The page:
Some people need blood or parts of blood because of illnesses. You may need a blood transfusion if you have: A severe infection or liver disease that stops the body from properly making blood or some parts of blood, an illness that causes anemia, such as kidney disease or cancer, medicines or radiation used to treat a medical condition also can cause anemia, many types of anemia, including aplastic, Fanconi, hemolytic, iron-deficiency, pernicious, sickle cell anemias and thalassemia, or in bleeding disorders, such as hemophilia or thrombocytopenia.

Who can give blood?

Most people can give blood. You can give blood if you: are fit and healthy, weigh between 50kg and 160kg, and aged between 17 and 66.

How often can I give blood?

Men can give blood every 12 weeks and women can give blood every 16 weeks.

Who is not eligible to give blood?

Individuals with acute disease (e.g. acute infection) or chronic illness (e.g. diabetic, hypertensive, hyperlipidemia) or receiving medication, females during pregnancy or lactation, in malignancy, and after receiving blood, blood products or organs.

How can you prepare before blood donation?

Maintain a healthy iron level in your diet by eating iron rich foods, such as red meat, fish, poultry, beans, spinach, iron-fortified cereals and raisins, get a good night’s sleep, drink extra water, and if you are a platelet donor, remember that your system must be free of aspirin for two days prior to donation.

What is pre-donation screening?

Questions about any history of chronic disease, recent fever, recent traveling, and smoking. Measuring the weight and the height, taking pulse, temperature and blood pressure. Blood testing for anemia. 

What will happen during donation?

Once the pre-donation screening is finished, donor will proceed to a donor bed where the arm will be cleaned with an antiseptic, and blood donation kit will used to draw blood from the vein. During the donation process, individual donate one unit of blood and this takes about fifteen minutes.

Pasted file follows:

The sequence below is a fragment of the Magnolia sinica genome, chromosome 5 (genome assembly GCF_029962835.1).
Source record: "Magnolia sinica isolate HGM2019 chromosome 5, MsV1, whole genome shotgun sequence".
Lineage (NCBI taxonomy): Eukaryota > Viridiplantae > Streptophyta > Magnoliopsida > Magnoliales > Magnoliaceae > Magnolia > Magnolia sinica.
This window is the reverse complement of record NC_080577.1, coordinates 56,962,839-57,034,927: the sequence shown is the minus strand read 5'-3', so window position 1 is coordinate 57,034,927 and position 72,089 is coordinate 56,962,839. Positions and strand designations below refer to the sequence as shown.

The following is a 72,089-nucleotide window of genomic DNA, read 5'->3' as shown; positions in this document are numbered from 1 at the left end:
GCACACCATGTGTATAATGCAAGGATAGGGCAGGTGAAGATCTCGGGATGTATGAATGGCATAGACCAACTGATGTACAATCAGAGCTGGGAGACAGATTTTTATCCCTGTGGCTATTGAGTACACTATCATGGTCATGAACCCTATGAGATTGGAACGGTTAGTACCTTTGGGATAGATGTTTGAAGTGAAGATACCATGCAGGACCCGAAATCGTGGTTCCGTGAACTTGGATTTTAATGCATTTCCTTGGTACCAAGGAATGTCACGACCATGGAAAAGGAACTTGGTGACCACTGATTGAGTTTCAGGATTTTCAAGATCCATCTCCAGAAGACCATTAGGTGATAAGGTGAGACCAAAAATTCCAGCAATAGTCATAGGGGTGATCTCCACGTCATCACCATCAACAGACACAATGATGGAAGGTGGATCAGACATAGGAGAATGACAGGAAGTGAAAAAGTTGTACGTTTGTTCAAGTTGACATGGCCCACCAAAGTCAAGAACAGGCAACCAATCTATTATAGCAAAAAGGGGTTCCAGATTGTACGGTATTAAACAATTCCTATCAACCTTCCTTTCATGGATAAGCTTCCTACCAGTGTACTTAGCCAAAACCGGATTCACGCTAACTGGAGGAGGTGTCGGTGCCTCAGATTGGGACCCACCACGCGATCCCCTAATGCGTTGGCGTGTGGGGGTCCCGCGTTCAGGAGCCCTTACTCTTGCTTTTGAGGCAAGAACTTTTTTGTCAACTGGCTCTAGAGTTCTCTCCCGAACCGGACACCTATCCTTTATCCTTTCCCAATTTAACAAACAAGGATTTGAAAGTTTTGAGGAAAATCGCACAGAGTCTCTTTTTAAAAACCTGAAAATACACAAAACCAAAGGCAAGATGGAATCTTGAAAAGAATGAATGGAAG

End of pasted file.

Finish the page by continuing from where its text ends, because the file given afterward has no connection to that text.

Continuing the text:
What are the repercussions after the donation?

After donating, increasing fluid intake for the next 24 to 48 hours; avoiding strenuous physical exertion, heavy lifting or pulling with the donation arm for about five hours; and eating well balanced meals for the next 24 hours are recommended. 

Donors seldomly experience discomfort after donating, if this happened, lie down until the feeling passes. If some bleeding occurs after removal of the bandage, applying pressure to the site and raising the arm for three to five minutes are recommended. If bruising or bleeding appear under the skin, apply a cold pack periodically to the bruised area during the first 24 hours, then warm, moist heat intermittently.

What will the donor gain from blood donations?

  1. Preserves cardiovascular health, as you can reduce your blood viscosity by donating blood on a regular basis.
  2. Reduces the risks of cancer as the reduction of iron stores and iron in the body while giving blood can reduce the risk of cancer.
  3. Burns calories as people burn approximately 650 calories per donation of one unit of blood. A donor who regularly donates blood can lose a significant amount of weight, but it should not be thought of as a weight loss plan by any means.
  4. Provides a free blood analysis, as upon donation, donors are tested for syphilis, HIV, hepatitis, and other diseases. Testing indicates whether or not donors are eligible to donate based on what is found in their blood.
  5. Treatment of some hematological diseases as erythrocytosis (i.e. increase Hb, Hct and RBCs), Hemochromatosis (iron overload).